How do you pronounce biopic, synod, and Breughel? - and why? Do our cake and archaic sound the same? Where does the stress go in stalagmite? What's odd about the word epergne? As a finale, the author writes a letter to his 16-year-old self.
Date: Mon, 17 May 2004 21:15:33 -0400 From: Janet Fuller Subject: Bilingualism and Social Relations: Turkish Speakers in NW Europe
EDITOR: J. Normann Jørgensen TITLE: Bilingualism and Social Relations SUBTITLE: Turkish Speakers in North Western Europe PUBLISHER: Multilingual Matters Ltd. YEAR: 2003
Janet M. Fuller, Department of Linguistics, Southern Illinois University at Carbondale.
[The reviewer reports that the cover of the book lists its title as ''Bilingualism and Social Change'', so refers to ''social change'' rather than ''social relations'' in her review. --Eds.]
This book is a welcome addition to the literature on bilingualism in that it presents views of language use in Denmark, Germany and the Netherlands which show the many and varied roles of immigrant languages in these countries. Also published as vol. 24, Nos 1 & 2 of the Journal of Multilingual and Multicultural Development, this collection stresses social roots and consequences of language choice, but does not neglect the analysis of locally-motivated code-switching.
Chapter 1 is an introduction by the editor which provides an excellent history of the field of sociolinguistics and a background for the position of the chapters in this volume: linguistic variation creates social structures and social differences. Of the subsequent seven chapters, four analyze data from a longitudinal study of Turkish-Danish bilinguals (the Køge project). This project, which follows bilingual children through nine years of linguistic and social development, provides an unprecedented amount of data on the development of bilingualism. Thus, these data are ideal for the aim of this volume, i.e., looking at bilingualism and social change. Two of the other chapters in this volume look at Turkish speakers in Germany, and the remaining chapter presents survey data from adolescents with and without a (Turkish) migrant background in the Netherlands and Denmark.
The second and third chapters involve analyses of Turkish speakers in Germany. 'Mixed Language Varieties of Migrant Adolescents and the Discourse of Hybridity', written by Volker Hinnenkamp, involves a discussion of both local and global functions of code-switching. Local functions include such patterns as using Turkish to relate events of a narrative, and German to comment upon them; but such patterns are never categorical in the data. Also present is the use of codes to index certain societal roles and meanings; most notably, the use of Gastarbeiterdeutsch (guest worker German, or immigrants' pidgin German) to mock not only people who actually speak German this way, but also the majority German prejudice that Turks cannot master the German language. In this way, the language of these bilinguals is indicative of their identity, which contrasts with both older generation of Turks and Germans without a migrant background.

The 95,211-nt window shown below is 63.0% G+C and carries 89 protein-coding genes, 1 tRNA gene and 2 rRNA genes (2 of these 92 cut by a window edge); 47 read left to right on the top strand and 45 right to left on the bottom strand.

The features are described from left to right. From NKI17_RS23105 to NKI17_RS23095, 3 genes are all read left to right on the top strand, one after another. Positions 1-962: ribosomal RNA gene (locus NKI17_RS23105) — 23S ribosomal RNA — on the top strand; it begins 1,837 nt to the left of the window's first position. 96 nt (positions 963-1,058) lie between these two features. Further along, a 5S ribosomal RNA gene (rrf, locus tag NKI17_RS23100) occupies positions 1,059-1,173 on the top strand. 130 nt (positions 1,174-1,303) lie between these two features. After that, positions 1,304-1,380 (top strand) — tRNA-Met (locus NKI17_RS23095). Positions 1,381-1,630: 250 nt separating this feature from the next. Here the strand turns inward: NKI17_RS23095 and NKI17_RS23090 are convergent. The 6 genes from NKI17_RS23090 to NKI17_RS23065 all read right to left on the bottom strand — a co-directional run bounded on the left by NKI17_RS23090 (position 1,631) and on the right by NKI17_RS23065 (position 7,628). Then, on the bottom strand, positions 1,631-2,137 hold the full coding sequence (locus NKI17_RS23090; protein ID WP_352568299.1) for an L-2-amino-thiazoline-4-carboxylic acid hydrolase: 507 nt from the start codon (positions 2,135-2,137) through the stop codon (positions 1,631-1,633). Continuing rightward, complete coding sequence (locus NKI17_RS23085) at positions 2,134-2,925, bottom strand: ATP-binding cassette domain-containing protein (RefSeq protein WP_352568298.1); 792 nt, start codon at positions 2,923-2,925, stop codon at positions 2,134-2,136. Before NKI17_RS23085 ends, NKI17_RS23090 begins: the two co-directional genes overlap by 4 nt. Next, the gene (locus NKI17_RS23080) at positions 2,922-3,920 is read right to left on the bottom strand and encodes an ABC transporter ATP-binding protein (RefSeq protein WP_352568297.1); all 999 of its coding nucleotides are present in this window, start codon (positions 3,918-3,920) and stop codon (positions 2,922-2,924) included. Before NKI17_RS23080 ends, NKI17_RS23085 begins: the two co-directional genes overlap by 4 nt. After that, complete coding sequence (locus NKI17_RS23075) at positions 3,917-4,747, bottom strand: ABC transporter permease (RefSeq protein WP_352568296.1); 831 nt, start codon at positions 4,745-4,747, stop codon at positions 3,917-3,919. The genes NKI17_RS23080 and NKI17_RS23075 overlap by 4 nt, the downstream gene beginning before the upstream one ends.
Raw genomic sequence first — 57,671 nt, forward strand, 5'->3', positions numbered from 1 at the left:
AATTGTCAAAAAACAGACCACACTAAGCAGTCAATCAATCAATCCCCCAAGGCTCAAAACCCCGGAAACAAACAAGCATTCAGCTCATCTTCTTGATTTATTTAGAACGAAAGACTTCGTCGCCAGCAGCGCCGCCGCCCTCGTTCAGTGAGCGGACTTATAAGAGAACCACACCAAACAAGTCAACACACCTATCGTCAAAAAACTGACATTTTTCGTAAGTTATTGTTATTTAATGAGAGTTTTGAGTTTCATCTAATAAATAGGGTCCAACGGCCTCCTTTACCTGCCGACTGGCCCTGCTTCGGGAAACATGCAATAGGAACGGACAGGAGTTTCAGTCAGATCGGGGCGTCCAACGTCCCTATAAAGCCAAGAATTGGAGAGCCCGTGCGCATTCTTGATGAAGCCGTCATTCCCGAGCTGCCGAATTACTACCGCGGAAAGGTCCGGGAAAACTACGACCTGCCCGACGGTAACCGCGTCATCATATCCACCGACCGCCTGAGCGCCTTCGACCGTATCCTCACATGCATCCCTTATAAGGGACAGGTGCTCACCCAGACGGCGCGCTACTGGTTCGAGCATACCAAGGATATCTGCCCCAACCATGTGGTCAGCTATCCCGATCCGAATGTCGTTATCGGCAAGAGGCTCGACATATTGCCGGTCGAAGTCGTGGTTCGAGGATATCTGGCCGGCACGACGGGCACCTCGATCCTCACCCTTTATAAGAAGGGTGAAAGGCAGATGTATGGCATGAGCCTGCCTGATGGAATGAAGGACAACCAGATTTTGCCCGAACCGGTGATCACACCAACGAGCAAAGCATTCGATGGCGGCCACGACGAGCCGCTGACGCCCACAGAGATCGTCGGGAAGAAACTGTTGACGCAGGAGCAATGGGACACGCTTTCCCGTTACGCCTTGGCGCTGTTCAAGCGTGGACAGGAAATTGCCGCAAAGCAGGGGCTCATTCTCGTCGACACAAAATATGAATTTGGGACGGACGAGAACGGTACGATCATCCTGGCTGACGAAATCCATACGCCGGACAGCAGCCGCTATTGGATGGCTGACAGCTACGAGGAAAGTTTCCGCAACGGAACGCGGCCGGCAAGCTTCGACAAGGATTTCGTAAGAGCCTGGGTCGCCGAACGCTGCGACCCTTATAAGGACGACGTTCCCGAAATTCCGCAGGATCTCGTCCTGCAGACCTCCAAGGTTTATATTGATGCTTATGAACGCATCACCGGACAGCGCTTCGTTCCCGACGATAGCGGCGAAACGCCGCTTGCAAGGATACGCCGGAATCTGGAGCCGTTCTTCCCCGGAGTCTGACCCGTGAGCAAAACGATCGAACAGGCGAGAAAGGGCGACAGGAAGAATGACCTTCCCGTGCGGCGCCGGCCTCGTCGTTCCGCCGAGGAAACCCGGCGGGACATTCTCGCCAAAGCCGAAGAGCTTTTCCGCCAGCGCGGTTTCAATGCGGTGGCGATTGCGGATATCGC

The other contribution using data from Germany is titled 'Cultural Orientation and Language Use Among Multilingual Youth Groups: ''For me it is like we all speak one language''', and is written by Inci Dirim and Andreas Hieronymus. This chapter discusses the acquisition of Turkish, a minority language in Germany, by speakers of non-Turkish descent, and the use of German-Turkish code-switching as an unmarked choice. This linguistic behavior can be seen as resistance to the expectations of the majority, i.e. assimilation to the majority language and culture, and restricted use of minority languages. Use of Turkish by speakers of non-Turkish descent is most prevalent in the lower-income multi-ethnic networks, but can also be seen among university-bound adolescents who inhabit multilingual and multicultural neighborhoods.
Jacob Cromdal, the author of the fourth chapter, writes on 'The Creation and Administration of Social Relations in Bilingual Group Work'. Using data from the Køge project, this analysis shows how language, and language choice, are used by one dominant speaker in a small group interaction to impose the task of narrative construction upon the group, while at the same time curtailing their participation in the task. All the speakers in this interaction use code-switching for expression of affect and to indicate alignment; the dominant speaker is simply the most effective code-switcher. However, Cromdal argues that for this speaker, it is not code-switching per se which is powerful, but how it is used to manipulate alliances in order to achieve her goal of completing the task of creating a narrative.
The fifth chapter was authored by Trine Esdahl, and looks at 'Language Choice as a Power Resource in Bilingual Adolescents' Conversations in the Danish Folkeskole'. This analysis of data from the Køge project looks at gender differences in code-switching patterns. Seventh grade appears to be a turning point at which both boys and girls use more Danish in interactions with their peers, although this pattern is more dramatic among the girls. This language choice reflects a recognition of the societal norms for use of their two languages (i.e., Danish has more overt prestige and thus is used more, at least in the public arena of school). However, these children also use code-switching strategically to establish and maintain their roles and positions within the group.